The Future Amid Railroad Blockades and USDA Projections


It has been a harrowing week in Canada. With railroads blockaded at different points across the country, you can almost feel the economy contract. Across the country, trains are either stopped or slowed or something in between. Tensions are rising as our politicians disagree with each other. At the vortex of the disagreement is the authority of Hereditary Chiefs in northern British Columbia, a natural gas pipeline and a long history of conflict between aboriginal peoples and different levels of government.

There is tension on all sides and lots of opinions. Some people look at it as one of enforcement or lack of. Others might cite political weakness. Everybody wants a peaceful settlement to the blockades. However, the economic damage is adding up, some of it backing right up into Canadian farms. We will see what happens. It’s a Canadian problem which will likely get a Canadian solution. However, as of Thursday night, the rails are still blocked.

With these problems as a backdrop our American friends for the moment, gave us something of a diversion. It came during the USDA Outlook Forum taking place in Washington DC this past week. Every February the USDA has its outlook forum and it can set the initial tone for what US agriculture might expect in the year to come.

The USDA announced a projection of 94 million corn acres in 2020, a 5% increase over last year. USDA also projected the soybean acreage to come in at 85 million acres, a 12% increase over last year. These are big numbers, but not really a surprise based on the fact that 2019 acreage was 16 million acres less than expected because of wet conditions last year. I had expected much bigger numbers. Now, of course, we get to see if Mother Nature plays nice. It’s a long road to getting this crop planted and harvested.

USDA disappointed somewhat with regard to agricultural exports. The US China Phase 1 agreement has called for the Chinese to import $36.5 billion of US ag products in the calendar year 2020 and $43.5 billion in 2021. However, the USDA forecasted $139 billion of US agricultural exports in the year 2020, which is up $4 billion from last year. The China business was not accounted for, but clearly politicians are predicting much of the Phase 1 business will come later this year into next year. It might have been a case of under promising and delivering more later. However, with the coronavirus still dominating China, the truth might be elusive. Those Phase 1 projections may be pushed into the future.

The USDA projections are just theory now. The March 30th planting projections will fine tune these numbers. However, clearly, USDA is projecting bigger crops for this year, which also will mean higher ending stocks if demand does no pickup and Phase 1 agreements don’t come to fruition. USDA is expecting corn prices to fall 25 cents down to $3.60 a bushel. Soybean prices are to drop 5 cents down to 8.88 per bushel.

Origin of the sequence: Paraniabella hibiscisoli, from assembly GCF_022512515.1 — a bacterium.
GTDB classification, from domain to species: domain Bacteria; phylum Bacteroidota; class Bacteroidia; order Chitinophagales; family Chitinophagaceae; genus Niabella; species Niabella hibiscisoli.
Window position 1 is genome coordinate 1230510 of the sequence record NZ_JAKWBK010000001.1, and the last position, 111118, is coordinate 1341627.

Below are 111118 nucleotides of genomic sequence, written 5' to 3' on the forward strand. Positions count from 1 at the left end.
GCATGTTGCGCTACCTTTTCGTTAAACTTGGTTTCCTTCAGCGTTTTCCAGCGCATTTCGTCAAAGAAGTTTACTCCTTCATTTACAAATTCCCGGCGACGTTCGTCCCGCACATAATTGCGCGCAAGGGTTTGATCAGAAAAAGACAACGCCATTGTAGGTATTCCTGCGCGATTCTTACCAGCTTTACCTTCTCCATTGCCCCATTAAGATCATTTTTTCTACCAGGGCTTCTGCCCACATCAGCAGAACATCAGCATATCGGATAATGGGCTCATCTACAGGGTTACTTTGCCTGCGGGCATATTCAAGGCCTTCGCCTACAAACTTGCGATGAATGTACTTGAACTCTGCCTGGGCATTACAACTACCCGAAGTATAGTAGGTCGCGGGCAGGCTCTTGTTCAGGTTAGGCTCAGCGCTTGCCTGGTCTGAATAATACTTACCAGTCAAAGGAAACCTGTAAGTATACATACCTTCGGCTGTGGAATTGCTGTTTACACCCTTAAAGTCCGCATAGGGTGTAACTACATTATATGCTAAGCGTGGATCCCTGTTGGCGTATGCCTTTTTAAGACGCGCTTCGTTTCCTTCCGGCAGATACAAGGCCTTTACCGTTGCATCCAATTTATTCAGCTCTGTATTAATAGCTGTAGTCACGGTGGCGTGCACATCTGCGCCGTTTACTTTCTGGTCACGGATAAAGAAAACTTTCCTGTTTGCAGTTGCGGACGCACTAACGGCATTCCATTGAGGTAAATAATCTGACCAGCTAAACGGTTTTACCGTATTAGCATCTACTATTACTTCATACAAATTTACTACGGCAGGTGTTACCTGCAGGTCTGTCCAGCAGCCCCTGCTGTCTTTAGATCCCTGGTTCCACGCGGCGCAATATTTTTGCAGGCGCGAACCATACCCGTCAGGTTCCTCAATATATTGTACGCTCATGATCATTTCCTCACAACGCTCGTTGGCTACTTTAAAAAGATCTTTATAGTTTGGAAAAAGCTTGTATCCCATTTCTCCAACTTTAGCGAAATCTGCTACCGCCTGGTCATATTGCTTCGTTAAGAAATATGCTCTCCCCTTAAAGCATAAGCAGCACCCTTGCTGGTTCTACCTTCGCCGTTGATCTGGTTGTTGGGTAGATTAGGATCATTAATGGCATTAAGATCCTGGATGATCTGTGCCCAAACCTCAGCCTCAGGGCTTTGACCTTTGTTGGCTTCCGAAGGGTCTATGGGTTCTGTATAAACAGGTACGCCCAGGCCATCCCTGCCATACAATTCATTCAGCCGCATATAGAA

Of course, if it was all so easy. As farmers we know these prices will be different. Seasonality tells us we should see our best corn and soybean pricing opportunities in the May-July period. Having your standing orders ready to capture some of these opportunities will be key going forward.

Outside of these projections are geopolitical and political considerations. There is an American Presidential election this November and that could bring out more MFP, which I refer to as an annuity. $20 billion of farm aid injected into the American farm economy pays a lot of bills. Expect more of this as the year goes on.

It makes it all look negative for Canadian farmers who are sellers of grain and oilseeds. We don’t get MFP on our farms. The Canadian dollar fluttering around 75 cents is the saving grace. Without it, those American prices get ugly real fast.

Needless to say, we’ve seen it before. Last year was no pleasure cruise. In Ontario this year, we can expect approximately 2.2 million acres of corn to get planted and 2.7 million acres of soybeans. Quebec will likely respond from the horrendous corn year which was 2019 boosting acreage to 950,000 acres. Quebec soybeans should come in near 900,000 acres. Of course, we’re hoping for great crops, with some great pricing opportunities along the way.

We shall see. First up will be getting Canada back to normal again. I’m hoping by this time next week, the railroad blockades are a distant memory and we get back to shipping our agricultural products. Our futures might be forged by USDA and mother nature, but the more we can do to help ourselves, the better it will be.